There are so many insurance companies with varying policies. Reading your policy and learning about your rights as a car accident victim is essential to get the most out of it. Even if you have full coverage insurance, it may not include rental car coverage.
You may want to have your vehicle repaired as soon as possible and approach your insurance company. However, if your policy does not have rental car coverage, you would still need to go through the at-fault driver’s insurance policy.
Another reason you may consider filing a claim under the at-fault driver’s policy rather than yours is insurance premiums. Some insurers may raise premiums for a car accident that wasn’t your fault, which can affect your annual expenses. Reviewing your insurance policy to help you make an informed decision is the best option in the future.
Who Pays for a Deductible for a Car Accident in a State Following Comparative Negligence Laws?
In states with comparative negligence laws, the fault of the accident is divided according to each party’s contribution to the accident. If the responsibility for your motor vehicle accident is shared, you may end up paying all or part of the auto deductible.
Do I Have to Pay Deductible under Uninsured/Underinsured Motorist Property Damage Coverage?
Most states require drivers to have car insurance before they can legally drive. However, according to Insurance Information Institute, about one in every eight people did not have auto insurance in 2019.
Suppose you’re in a car accident with an uninsured or underinsured motorist, and it wasn’t your fault. In that case, you may find it challenging to recover compensation from the negligent party, which is why it is crucial to have uninsured/underinsured motorist insurance coverage.
Filing a claim under underinsured/uninsured motorist insurance coverage can help recover medical bills without the need to pay a deductible. You can also have your car repaired (within the policy limits). However, in some states, you may have to pay a deductible if you wish for uninsured/underinsured motorist property damage coverage to pay for it.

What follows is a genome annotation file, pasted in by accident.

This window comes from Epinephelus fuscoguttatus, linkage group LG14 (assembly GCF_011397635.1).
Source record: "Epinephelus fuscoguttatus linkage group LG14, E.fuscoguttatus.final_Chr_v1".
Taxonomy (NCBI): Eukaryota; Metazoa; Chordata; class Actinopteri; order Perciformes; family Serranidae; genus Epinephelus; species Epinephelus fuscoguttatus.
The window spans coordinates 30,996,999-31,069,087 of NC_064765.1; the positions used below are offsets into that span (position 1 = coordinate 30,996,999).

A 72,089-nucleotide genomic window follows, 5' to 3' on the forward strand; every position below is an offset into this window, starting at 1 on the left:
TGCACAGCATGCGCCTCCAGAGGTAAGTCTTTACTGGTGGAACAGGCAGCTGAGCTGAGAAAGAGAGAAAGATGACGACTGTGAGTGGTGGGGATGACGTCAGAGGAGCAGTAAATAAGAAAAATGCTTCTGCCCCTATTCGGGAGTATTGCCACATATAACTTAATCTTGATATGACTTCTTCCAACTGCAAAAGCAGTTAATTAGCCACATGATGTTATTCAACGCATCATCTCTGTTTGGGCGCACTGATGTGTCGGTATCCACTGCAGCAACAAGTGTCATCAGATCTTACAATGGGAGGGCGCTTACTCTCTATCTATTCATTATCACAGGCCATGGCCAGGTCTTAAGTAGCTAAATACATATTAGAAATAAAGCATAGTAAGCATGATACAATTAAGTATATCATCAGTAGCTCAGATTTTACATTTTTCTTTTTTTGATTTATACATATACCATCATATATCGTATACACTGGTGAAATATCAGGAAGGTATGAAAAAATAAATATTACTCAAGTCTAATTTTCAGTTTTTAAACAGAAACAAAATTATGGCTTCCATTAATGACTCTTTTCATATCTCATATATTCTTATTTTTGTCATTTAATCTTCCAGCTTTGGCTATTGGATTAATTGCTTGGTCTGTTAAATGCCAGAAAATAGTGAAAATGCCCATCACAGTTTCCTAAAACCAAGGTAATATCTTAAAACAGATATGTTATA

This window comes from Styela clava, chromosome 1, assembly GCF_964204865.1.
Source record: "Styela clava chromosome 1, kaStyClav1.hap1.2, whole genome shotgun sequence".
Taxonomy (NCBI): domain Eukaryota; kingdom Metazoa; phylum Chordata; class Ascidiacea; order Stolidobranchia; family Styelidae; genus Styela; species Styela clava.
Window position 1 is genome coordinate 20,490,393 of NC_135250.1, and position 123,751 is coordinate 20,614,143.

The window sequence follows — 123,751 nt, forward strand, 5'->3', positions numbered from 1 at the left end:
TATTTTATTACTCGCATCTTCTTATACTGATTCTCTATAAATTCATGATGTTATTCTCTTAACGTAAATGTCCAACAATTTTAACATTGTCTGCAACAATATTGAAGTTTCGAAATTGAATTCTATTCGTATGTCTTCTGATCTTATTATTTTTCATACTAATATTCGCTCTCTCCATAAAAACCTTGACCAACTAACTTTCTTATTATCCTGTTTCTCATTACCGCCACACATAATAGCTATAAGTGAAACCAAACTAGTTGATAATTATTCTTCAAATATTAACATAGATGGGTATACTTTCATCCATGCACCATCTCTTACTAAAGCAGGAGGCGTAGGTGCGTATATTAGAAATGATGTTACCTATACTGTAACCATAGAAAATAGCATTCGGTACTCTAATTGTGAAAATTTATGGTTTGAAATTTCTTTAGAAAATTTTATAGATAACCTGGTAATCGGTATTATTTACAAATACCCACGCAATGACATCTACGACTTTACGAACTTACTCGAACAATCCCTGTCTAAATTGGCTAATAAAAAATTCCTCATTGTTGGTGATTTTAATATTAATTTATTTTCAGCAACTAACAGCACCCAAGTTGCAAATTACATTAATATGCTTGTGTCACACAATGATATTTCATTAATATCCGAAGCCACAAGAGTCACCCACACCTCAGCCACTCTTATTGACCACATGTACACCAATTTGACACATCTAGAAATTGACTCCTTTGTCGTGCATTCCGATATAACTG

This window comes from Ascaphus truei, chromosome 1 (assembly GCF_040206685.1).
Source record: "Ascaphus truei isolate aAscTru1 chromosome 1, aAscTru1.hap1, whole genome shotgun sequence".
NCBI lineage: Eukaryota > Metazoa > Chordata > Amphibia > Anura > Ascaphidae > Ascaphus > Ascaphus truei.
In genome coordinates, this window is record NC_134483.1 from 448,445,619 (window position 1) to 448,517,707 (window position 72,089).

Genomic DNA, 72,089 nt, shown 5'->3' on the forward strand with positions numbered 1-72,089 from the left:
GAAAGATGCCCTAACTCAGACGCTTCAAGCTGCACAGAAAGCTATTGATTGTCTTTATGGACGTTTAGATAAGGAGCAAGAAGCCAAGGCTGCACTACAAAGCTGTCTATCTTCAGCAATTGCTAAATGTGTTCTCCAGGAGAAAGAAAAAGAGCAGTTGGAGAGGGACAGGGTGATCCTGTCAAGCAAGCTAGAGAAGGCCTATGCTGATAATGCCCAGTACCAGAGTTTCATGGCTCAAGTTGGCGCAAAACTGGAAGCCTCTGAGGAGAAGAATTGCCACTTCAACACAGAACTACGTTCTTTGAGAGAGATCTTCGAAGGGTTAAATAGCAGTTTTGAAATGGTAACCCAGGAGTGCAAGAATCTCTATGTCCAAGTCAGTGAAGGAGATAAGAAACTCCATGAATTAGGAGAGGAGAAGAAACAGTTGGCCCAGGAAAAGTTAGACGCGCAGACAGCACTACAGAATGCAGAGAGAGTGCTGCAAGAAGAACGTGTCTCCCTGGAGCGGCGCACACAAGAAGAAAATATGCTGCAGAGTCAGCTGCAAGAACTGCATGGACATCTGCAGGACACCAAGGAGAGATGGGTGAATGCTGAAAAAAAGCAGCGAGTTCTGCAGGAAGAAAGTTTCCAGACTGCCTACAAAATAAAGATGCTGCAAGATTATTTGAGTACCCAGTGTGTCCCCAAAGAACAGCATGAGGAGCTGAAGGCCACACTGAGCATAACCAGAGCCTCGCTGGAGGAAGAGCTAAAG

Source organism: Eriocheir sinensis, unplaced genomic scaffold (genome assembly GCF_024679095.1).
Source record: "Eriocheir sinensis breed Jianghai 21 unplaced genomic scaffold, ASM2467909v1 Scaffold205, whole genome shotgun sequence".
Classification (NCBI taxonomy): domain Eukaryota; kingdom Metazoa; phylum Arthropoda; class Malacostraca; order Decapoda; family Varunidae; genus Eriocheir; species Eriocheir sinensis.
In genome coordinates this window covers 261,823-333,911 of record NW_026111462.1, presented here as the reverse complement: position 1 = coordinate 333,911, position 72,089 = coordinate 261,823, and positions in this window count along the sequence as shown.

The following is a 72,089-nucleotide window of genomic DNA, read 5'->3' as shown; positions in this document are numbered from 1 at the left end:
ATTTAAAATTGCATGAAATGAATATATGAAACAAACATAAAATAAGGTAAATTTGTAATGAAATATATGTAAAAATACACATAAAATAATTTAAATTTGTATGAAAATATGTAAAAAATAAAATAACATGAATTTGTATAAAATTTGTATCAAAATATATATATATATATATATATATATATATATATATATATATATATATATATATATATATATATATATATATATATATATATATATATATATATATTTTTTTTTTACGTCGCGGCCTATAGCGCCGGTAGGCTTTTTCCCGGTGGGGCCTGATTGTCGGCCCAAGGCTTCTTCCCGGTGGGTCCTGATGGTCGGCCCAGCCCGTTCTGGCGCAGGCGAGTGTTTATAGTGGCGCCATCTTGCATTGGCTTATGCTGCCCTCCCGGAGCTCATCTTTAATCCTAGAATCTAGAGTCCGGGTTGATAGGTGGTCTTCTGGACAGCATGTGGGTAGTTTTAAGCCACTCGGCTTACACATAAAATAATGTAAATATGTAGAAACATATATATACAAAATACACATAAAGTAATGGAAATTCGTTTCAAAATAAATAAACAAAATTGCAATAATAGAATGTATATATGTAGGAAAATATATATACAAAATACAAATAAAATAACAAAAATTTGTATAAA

Are There Any Other Situations Where Auto Insurance Deductible Doesn’t Apply to Me?
The following are some situations where you don’t have to pay for auto insurance deductible following an accident.
Other Driver Files Claim Against Your Liability Coverage
If the other driver files a liability claim against your insurer, you will not have to pay a deductible. The same would apply to you if you were to file a car accident claim against a negligent party’s insurer.
You Have Disappearing Deductible
Disappearing deductible is a program offered in some states whereby the policyholder’s deductible goes down for each violation- and claim-free policy period.
After a certain number of policy periods, the deductibles may go down to $0 for comprehensive or collision claims. However, the deductible usually resets after filing a car accident claim with your own insurance company.
You Have Free Glass Claims
In some states, insurance companies offer a $0 deductible on glass claims meaning the insurer will repair or replace your windshield free of cost following an accident, without the need to pay a deductible.
I’m Injured in a Car Accident That Wasn’t My Fault. Do I Have to Pay Car Insurance Deductible?
Injuries to you or the other driver have nothing to do with deductibles. Insurance companies require a deductible when there is a car accident, and the policyholder wants their vehicle repaired by their own insurance company.
You should consider filing a claim against the at-fault driver if you’re injured. Their liability insurance will pay for your medical bills and other expenses arising from the accident. In such a situation, you do not need to pay a deductible.
You Need a Police Report to Strengthen Your Claim
Deciding whether or not you need to pay your deductible depends on who is at fault, and you need credible sources to help verify and strengthen your claim. A police report is not a final word on who the negligent party is, but it will help bolster your case.
Remember, the other party could lie to their insurers about the events leading to the accident to transfer the blame, and you need documents and evidence to support your claim. Make sure to call the police after an accident.
Avoid Assuming Liability. Work with a Skilled Attorney!
Pursuing a third-party claim against the at-fault driver can be challenging, especially after filing claims with your insurance company. It gives off the impression that you’re admitting fault.
Working with an attorney can assist you in reviewing all available legal options to help you make an informed decision. A skilled attorney getting involved can increase your chances of securing maximum compensation.